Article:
Royal Navy Dockyard

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Portsmouth Royal Dockyard, founded 1496, still in service as a Naval Base.

Royal Navy Dockyards were harbour facilities where commissioned ships were either built or based, or where ships were overhauled and refitted. Historically, the Royal Navy maintained a string of dockyards around the world; these publicly-owned establishments were officially designated Royal Dockyards (or HM Dockyards) until the late 20th century. Today, the few that remain operational have been privatized (though they are still often called 'Royal' dockyards in common, if not in official, parlance).

Function[edit]

It should be noted that throughout its history, the Royal Navy has (when necessary) made extensive use of private shipyards and dockyards, both at home and abroad. Nevertheless, since the reign of Henry VIII it has also made a point of establishing and maintaining its own dockyards. These Royal Navy Dockyards have always had a dual function: shipbuilding and ship repair/maintenance; historically, most yards provided for both, but some specialized in one or the other.

Woolwich Dockyard, 1790. Ships under repair and construction are prominently seen on the Yard's two docks and three slips.

Dockyards were often built around a number of docks and slips. Traditionally, slipways were used for shipbuilding, and dry docks (also called graving docks) for maintenance; (dry docks were also sometimes used for building, particularly pre-1760 and post-1880). Regular hull maintenance was important; in the age of sail, a ship's wooden hull would be comprehensively inspected every 2–3 years, and its copper sheeting replaced every 5.[1] Dry docks have always been the most expensive component of any dockyard (except where nuclear facilities are found).[2]

Careening wharf and storehouses built by the Royal Navy in the 1760s, Illa Pinto, Port Mahon, Minorca.

While the term 'Dockyard' implies a yard with a dry dock, not all dockyards possessed one. Where there was no nearby dock available, ships would sometimes be careened (beached at high tide) to enable necessary work to be done. In the age of sail, wharves were often built for the purpose of careening at yards with no dock; a system of pulleys and ropes, attached to the masthead, would be used to heel the ship over giving access to the hull.

Royal Dockyards were generally established close to harbours or anchorages where Royal Navy ships were based. They had various specialist buildings on site: storehouses, woodworking sheds, metal shops and forges, roperies, pumping stations (for emptying the dry docks), administration blocks and accommodation for the resident officers. There were often naval barracks on site as well, but these were a comparatively recent innovation: prior to the 20th century, sailors were not usually quartered ashore, but remained with their ships as long as they were in commission, or (if these were undergoing a refit or repair) were sometimes accommodated on hulks moored nearby.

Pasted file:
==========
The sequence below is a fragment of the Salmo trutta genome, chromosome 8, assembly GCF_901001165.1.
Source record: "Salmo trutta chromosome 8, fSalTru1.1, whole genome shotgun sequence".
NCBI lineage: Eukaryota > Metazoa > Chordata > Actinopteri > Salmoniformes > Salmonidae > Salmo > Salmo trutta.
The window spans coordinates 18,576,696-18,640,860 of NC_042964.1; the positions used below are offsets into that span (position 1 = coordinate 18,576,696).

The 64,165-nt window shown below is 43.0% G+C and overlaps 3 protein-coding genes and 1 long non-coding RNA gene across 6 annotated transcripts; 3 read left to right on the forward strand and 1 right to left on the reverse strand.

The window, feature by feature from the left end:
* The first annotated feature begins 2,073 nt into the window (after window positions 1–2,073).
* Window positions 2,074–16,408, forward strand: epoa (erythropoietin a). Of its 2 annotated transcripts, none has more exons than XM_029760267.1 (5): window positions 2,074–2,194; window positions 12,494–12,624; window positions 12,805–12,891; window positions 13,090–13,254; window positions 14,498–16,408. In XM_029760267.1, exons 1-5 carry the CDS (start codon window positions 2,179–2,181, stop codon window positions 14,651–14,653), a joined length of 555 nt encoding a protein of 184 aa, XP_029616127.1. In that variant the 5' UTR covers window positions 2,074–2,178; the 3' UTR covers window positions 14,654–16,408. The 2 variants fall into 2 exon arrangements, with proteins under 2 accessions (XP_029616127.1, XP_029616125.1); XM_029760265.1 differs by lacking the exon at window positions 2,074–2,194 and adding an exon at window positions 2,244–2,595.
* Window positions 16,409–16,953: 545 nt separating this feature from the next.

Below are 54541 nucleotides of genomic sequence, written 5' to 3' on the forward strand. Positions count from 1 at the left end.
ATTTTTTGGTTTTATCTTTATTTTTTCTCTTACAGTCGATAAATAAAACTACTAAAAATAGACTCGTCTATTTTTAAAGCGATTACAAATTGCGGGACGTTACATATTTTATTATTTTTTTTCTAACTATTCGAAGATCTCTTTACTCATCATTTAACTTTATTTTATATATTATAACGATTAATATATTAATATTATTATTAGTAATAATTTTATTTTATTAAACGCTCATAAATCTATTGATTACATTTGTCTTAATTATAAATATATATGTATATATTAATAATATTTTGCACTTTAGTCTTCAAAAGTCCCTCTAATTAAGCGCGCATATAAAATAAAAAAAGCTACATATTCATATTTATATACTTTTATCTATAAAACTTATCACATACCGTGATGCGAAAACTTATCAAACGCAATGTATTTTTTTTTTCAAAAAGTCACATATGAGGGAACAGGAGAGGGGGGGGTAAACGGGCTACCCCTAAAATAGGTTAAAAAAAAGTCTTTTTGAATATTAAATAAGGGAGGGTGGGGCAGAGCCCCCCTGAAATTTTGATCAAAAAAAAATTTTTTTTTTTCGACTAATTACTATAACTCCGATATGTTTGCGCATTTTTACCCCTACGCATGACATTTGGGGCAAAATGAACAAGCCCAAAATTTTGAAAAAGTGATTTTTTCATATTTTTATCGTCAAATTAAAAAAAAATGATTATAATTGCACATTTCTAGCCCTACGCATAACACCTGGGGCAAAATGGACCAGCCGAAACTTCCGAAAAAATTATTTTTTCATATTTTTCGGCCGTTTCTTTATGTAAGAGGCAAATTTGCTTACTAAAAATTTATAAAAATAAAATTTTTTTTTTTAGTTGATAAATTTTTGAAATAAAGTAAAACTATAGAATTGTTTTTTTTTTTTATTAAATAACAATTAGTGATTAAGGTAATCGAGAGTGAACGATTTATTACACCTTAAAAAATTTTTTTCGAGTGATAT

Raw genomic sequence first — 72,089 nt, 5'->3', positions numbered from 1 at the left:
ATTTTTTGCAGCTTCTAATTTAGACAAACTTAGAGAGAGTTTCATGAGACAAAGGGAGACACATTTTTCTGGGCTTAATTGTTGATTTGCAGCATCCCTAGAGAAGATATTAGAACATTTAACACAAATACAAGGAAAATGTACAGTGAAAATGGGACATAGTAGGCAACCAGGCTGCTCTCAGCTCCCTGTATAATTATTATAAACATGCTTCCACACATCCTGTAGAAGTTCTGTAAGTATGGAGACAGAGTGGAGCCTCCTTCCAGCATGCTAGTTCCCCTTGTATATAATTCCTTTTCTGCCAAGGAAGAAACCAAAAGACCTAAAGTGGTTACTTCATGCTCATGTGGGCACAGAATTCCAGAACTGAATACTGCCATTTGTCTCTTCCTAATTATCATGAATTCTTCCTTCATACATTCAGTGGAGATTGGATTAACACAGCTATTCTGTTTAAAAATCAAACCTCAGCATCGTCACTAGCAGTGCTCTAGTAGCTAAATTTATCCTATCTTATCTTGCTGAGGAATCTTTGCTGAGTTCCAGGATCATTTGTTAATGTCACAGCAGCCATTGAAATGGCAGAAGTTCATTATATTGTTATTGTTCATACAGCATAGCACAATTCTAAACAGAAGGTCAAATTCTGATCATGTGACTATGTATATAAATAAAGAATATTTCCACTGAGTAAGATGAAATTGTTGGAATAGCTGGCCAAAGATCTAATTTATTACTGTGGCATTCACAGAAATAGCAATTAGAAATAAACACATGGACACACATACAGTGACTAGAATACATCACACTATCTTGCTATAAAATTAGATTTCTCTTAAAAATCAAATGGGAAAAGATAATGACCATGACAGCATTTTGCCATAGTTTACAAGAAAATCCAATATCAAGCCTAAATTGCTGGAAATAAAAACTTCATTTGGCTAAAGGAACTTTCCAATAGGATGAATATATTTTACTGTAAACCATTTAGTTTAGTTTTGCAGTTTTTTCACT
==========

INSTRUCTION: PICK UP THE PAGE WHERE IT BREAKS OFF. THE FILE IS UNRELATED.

Historical overview[edit]

The origins of the Royal Dockyards are closely linked with the permanent establishment of a standing Navy in the early sixteenth century. The beginnings of a Yard had already been established at Portsmouth with the building of a dry dock in 1496; but it was on the Thames in the reign of Henry VIII that the Royal Dockyards really began to flourish. Woolwich and Deptford dockyards were both established in the early 1510s (a third Yard followed at Erith but this was short-lived as it proved to be vulnerable to flooding). The Thames yards were pre-eminent in the sixteenth century, being conveniently close to the merchants and artisans of London (for shipbuilding and supply purposes) as well as to the Armouries of the Tower of London. They were also just along the river from Henry's palace at Greenwich. As time went on, though, they suffered from the silting of the river and the constraints of their sites.

Covered slip no. 1, Devonport: the only complete surviving eighteenth-century slip on a Royal Dockyard

By the mid-seventeenth century, Chatham (established 1567) had overtaken them to become the largest of the yards. Together with new Yards at Harwich and Sheerness, Chatham was well-placed to serve the Navy in the Dutch Wars that followed. Apart from Harwich (which closed in 1713), all the yards remained busy into the eighteenth century - including Portsmouth (which, after a period of dormancy, had now begun to grow again). In 1690, Portsmouth had been joined on the south coast by a new Royal Dockyard at Plymouth; a hundred years later, as Britain renewed its enmity with France, these two yards gained new prominence and pre-eminence.

Furthermore, Royal Dockyards began to be opened in some of Britain's colonial ports, to service the fleet overseas. Yards were opened in Jamaica (as early as 1675), Antigua (1725), Gibraltar (1704), Canada (Halifax, 1759) and several other locations.[3]

In the wake of the Seven Years' War a large-scale programme of expansion and rebuilding was undertaken at the three largest home yards (Chatham, Plymouth and Portsmouth). These highly-significant works (involving land reclamation and excavation, as well as new docks and slips and buildings of every kind) lasted from 1765-1808, and were followed by a comprehensive rebuilding of the Yard at Sheerness (1815-23).[2]

HMS Queen Elizabeth under construction at Rosyth, 2013